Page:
The Republicanism of Monroe County has waned signifcantly. I believe that happened because it reflected a form of conservatism in search of a compelling idea -- and perhaps more than one idea. It was a practical form of conservatism -- reflected by Monroe County's Kenneth B. Keating -- who until 1964 was a U. S. Senator from Brighton. He, like the people he represented, advocated the status quo, largely because they benefited from it. Keating lsot to Robert Kennedy in the LBJ landslide of 1964, when Johnson won NY by approximatley 2.5 million votes.
When more ideological conservatives emerged -- such as State Rep Fred Eckert from Greece, New York -- they tended to worry voters. Generally, they got defeated eventually by Democrats. Some Rochesterians seemed to think of conservatives with ideas as somehow representatives of the dreaded "Radical Right."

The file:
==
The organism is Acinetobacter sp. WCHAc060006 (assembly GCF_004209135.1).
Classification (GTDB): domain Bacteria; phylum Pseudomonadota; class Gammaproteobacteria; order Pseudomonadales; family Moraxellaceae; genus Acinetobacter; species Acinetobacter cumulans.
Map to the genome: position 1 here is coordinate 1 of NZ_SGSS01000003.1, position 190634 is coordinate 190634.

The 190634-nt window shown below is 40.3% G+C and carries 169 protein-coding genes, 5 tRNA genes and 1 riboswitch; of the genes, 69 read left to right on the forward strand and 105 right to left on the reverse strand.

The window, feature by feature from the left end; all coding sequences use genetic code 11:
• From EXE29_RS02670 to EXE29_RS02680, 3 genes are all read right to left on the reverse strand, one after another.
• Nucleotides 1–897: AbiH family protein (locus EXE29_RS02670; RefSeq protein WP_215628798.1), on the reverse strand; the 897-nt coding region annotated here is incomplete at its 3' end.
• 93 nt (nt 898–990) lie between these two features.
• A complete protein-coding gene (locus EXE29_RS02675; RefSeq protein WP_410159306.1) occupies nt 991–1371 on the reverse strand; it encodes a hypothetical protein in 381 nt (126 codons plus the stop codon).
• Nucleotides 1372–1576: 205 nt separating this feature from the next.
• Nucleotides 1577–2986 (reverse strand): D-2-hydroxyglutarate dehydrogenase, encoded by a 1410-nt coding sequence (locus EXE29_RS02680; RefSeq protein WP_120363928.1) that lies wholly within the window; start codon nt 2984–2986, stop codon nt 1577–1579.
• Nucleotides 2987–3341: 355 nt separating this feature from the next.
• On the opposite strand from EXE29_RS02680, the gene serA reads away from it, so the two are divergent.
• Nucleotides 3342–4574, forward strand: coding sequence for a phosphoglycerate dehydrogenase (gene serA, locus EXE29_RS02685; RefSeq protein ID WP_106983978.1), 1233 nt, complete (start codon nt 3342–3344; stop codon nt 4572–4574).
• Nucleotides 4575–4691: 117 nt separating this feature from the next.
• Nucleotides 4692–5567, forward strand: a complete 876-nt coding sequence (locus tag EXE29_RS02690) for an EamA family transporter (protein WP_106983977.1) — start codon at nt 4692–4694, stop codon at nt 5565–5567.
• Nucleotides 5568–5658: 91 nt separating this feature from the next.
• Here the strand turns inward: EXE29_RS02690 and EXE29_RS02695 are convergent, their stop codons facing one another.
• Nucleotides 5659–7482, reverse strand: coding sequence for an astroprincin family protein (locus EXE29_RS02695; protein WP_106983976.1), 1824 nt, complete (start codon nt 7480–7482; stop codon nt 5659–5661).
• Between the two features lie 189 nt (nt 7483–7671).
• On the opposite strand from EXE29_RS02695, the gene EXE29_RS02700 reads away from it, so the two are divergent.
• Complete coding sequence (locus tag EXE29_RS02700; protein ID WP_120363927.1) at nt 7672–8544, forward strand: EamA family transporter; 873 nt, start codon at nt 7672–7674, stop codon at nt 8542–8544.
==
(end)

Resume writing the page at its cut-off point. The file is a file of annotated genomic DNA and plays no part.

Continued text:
For a modern illustration from Pennsylvania, consider the fate of Rick Santorum, a man of many ideas and a ferocious debater. He lost to "Mr. Bland," Bob Casey, a bald man with fewer ideas than he had hairs on top of his head. The problem for a man with ideas is that, by taking stands, he makes himself vulnerable on specific issues.
Of course, the problem for candidates who have no ideas is that they are vulnerable to a man or woman who has some. In Monroe County, we had two congressional representatives, Barber Conable and Frank Horton.